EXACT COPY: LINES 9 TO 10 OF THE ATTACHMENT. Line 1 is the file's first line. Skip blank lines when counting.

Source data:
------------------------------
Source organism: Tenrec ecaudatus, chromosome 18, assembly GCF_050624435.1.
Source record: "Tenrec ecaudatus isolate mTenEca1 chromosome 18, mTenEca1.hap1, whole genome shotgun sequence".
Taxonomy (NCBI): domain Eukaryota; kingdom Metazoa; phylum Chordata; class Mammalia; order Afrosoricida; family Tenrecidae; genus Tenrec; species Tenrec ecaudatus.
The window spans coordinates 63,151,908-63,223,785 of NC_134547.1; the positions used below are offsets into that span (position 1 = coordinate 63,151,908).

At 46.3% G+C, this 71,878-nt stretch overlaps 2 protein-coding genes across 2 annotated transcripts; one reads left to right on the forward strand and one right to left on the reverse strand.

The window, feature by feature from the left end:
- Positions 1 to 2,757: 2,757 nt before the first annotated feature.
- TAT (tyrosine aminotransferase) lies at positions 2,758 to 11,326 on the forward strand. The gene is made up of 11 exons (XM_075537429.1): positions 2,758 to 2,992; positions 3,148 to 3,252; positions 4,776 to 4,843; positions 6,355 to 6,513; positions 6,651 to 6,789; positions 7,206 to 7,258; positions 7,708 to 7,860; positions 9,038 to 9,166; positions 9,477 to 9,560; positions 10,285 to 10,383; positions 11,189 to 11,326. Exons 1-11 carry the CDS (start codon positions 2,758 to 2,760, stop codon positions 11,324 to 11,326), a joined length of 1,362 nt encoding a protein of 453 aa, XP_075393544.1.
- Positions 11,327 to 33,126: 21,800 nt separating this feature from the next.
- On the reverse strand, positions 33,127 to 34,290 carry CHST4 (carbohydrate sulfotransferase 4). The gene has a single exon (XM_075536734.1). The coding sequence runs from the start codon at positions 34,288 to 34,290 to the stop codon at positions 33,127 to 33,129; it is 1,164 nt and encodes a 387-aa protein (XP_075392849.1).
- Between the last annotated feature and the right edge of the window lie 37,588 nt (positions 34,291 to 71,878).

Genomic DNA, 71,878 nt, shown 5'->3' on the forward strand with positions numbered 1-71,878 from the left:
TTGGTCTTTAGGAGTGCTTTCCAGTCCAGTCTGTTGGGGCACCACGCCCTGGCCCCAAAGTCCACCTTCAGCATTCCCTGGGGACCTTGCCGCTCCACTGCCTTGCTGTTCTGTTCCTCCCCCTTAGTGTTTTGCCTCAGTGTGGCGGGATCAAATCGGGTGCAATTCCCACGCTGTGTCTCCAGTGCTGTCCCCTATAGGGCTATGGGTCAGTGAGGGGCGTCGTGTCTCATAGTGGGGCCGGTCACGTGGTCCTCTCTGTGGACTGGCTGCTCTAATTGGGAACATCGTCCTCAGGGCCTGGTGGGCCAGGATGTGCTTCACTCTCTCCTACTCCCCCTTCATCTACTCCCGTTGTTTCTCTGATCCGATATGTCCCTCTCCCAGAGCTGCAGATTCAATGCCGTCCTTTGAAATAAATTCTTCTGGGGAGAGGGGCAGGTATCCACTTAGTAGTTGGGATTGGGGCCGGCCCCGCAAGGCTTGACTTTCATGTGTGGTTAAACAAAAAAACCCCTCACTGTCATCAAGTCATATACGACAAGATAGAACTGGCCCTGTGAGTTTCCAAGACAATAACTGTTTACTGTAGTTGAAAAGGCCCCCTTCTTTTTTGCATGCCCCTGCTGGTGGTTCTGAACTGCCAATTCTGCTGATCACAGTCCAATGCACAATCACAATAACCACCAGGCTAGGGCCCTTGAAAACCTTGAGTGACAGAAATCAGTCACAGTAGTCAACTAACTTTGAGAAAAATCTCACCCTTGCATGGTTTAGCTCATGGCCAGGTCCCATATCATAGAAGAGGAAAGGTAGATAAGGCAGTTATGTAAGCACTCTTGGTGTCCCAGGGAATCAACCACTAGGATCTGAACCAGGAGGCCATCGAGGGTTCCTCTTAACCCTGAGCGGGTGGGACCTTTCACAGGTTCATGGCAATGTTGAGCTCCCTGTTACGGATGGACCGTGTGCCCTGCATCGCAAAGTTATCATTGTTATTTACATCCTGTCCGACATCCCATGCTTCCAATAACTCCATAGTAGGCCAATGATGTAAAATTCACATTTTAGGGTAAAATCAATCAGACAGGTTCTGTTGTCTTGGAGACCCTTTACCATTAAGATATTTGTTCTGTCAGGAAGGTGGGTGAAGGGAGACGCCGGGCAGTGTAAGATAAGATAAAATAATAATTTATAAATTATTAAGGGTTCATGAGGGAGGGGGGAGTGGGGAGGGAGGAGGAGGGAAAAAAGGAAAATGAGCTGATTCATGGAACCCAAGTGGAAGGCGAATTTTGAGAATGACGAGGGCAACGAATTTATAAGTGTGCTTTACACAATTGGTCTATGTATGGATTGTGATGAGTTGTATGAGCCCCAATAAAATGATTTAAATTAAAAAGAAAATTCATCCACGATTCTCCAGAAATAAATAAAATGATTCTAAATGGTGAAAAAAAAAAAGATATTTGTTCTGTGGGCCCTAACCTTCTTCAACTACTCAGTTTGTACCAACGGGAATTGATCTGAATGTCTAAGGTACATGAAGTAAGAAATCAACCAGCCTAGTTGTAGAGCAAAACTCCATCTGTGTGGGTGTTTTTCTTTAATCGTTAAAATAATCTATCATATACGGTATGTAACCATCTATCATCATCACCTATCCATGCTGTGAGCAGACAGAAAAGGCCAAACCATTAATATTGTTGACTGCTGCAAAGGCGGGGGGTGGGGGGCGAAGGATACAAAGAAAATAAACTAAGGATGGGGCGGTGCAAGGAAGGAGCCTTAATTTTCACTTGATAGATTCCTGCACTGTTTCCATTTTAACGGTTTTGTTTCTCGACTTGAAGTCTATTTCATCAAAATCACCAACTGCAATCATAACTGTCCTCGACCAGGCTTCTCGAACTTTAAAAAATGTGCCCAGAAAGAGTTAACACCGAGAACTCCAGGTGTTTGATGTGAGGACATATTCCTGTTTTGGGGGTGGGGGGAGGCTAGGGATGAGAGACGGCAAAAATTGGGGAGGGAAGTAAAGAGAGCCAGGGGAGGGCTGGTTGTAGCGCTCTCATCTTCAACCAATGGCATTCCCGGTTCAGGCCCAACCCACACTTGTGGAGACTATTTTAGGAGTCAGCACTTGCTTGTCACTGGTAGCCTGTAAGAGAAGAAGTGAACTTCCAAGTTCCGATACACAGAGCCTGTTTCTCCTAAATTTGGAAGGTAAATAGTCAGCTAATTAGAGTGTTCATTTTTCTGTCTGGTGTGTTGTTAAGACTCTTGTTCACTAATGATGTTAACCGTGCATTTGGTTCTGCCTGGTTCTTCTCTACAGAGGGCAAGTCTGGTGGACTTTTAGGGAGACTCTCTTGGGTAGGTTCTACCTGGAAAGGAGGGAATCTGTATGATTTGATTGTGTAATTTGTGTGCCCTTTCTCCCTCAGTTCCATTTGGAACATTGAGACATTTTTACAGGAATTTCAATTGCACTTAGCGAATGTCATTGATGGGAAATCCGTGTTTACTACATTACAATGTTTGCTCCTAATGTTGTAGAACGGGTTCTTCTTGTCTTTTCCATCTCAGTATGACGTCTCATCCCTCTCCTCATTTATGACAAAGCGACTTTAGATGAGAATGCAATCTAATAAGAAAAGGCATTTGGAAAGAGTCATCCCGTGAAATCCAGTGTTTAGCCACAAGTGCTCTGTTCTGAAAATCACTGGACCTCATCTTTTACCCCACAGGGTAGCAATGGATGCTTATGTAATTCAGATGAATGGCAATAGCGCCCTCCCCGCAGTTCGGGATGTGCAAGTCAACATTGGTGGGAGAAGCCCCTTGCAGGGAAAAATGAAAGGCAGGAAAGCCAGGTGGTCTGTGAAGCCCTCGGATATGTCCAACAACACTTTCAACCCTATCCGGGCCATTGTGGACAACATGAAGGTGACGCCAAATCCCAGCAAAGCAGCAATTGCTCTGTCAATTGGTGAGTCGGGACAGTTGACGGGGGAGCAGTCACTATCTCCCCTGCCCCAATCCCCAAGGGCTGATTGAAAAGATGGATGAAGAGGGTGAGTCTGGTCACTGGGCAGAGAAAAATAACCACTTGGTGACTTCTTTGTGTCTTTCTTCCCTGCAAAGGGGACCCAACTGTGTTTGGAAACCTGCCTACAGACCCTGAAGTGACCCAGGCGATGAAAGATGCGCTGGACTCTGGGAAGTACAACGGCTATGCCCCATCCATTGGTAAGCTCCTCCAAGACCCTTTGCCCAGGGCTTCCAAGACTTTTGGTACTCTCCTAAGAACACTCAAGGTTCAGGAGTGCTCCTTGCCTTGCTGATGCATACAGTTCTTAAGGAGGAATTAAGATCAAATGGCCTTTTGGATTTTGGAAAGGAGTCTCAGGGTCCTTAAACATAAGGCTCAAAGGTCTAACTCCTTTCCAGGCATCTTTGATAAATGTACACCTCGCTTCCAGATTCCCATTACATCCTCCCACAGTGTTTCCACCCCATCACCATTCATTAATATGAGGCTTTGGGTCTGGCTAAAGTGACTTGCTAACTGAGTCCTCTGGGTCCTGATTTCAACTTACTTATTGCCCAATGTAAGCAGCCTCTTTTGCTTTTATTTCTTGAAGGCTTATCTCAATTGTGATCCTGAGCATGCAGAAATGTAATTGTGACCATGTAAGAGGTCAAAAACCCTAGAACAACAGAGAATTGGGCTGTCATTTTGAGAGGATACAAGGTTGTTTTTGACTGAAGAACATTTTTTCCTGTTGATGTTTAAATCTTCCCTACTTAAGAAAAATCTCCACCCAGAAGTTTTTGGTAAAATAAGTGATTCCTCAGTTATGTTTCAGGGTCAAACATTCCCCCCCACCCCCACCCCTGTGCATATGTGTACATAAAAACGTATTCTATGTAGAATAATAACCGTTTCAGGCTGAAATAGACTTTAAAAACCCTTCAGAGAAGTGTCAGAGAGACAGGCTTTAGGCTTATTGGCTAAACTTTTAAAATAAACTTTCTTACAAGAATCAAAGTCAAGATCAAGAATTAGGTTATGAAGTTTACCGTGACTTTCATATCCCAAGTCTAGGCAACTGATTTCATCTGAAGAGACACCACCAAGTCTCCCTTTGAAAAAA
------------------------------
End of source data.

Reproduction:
- Positions 11,327 to 33,126: 21,800 nt separating this feature from the next.
- On the reverse strand, positions 33,127 to 34,290 carry CHST4 (carbohydrate sulfotransferase 4). The gene has a single exon (XM_075536734.1). The coding sequence runs from the start codon at positions 34,288 to 34,290 to the stop codon at positions 33,127 to 33,129; it is 1,164 nt and encodes a 387-aa protein (XP_075392849.1).